• Completed a five year engineering and management program
  • I never did coop/internship
  • I did work part time as either a self-employed tutor, or a teaching assistant since the beginning of my third year, up till my last semester of undergrad
  • I was fortunate to not have OSAP (student loan in Canada), though I had to struggle a bit to get into that position
  • I always lived off-campus while studying, LIKE OFF (1 hour bus)
  • My parents separated at the end of my second year and later divorced

And now for the advice…

Sleep Early and Well when you can
In many scheduled years of many programs this may seem impossible. It was not until about fourth year that I started to sleep well (on most days). I found that my productivity increased significantly. I also found it was necessary to do exceptionally well in presentations. Once you get yourself out of sleeping late for a few days (and managing time), it will become easier to adjust to the habit.

Avoid Driving the Car, use the Bus
I know it sounds ridiculous at first but hear me out. It seems like cars would be more beneficial because it usually gets you from A to B faster. If you are the one driving the car you are spending your cognitive resources while driving; you will likely need to rest sooner rather than later. On the bus on the other hand, I found it was nice to take a nap on the bus to prepare myself to do work when I arrive to my destination. It was incredibly helpful to take the bus when I had a test to write. Of course it was incredibly helpful to get dropped off at school when you had to study last minute for a test too.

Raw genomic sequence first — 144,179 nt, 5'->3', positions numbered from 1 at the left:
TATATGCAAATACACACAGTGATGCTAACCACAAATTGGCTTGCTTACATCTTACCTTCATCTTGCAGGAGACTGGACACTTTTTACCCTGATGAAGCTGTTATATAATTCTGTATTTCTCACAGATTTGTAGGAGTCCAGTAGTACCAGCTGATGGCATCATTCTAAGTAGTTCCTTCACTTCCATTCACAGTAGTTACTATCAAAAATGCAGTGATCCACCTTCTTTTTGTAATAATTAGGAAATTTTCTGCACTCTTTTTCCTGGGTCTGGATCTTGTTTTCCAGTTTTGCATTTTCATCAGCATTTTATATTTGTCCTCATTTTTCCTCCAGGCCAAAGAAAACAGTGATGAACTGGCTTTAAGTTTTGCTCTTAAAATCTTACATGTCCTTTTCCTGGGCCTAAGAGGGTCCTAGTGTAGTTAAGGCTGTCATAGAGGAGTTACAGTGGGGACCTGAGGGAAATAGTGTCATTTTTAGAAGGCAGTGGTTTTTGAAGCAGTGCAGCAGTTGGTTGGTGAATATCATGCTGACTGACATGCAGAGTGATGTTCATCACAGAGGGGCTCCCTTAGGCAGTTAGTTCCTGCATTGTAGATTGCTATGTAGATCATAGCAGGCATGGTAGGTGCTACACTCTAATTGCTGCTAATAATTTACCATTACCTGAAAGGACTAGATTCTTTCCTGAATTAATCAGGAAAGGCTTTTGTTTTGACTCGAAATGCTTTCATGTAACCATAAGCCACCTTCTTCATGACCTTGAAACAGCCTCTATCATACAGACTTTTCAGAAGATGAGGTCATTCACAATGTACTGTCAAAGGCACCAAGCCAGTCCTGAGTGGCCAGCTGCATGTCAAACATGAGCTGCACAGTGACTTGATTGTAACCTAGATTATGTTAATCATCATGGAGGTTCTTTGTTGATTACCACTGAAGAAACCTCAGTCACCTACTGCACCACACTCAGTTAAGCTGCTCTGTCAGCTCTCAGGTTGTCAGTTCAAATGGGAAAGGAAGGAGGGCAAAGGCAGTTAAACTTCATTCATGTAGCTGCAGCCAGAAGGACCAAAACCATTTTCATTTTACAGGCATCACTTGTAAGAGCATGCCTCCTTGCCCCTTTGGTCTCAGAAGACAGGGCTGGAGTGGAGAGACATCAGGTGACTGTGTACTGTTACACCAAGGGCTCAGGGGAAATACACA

And hinted in the previous one…

Sleep well before writing a test/exam
Believe me, every time you pickup your test after writing it with 30 minutes of sleep, you realize how stupid your mistakes were. I literally got 65% on a midterm where after picking it up I know I knew 90% of what was on it. You tend to read questions wrong and make goofy mistakes when you are not well rested entering a test.

Sometimes you have to make Sacrifices
2% quiz or 20% midterm? If you can do both and still do well on the midterm, good. If you don’t have enough time then its best to forget the quiz. In many programs you take at university you will likely run into this issue a couple of times.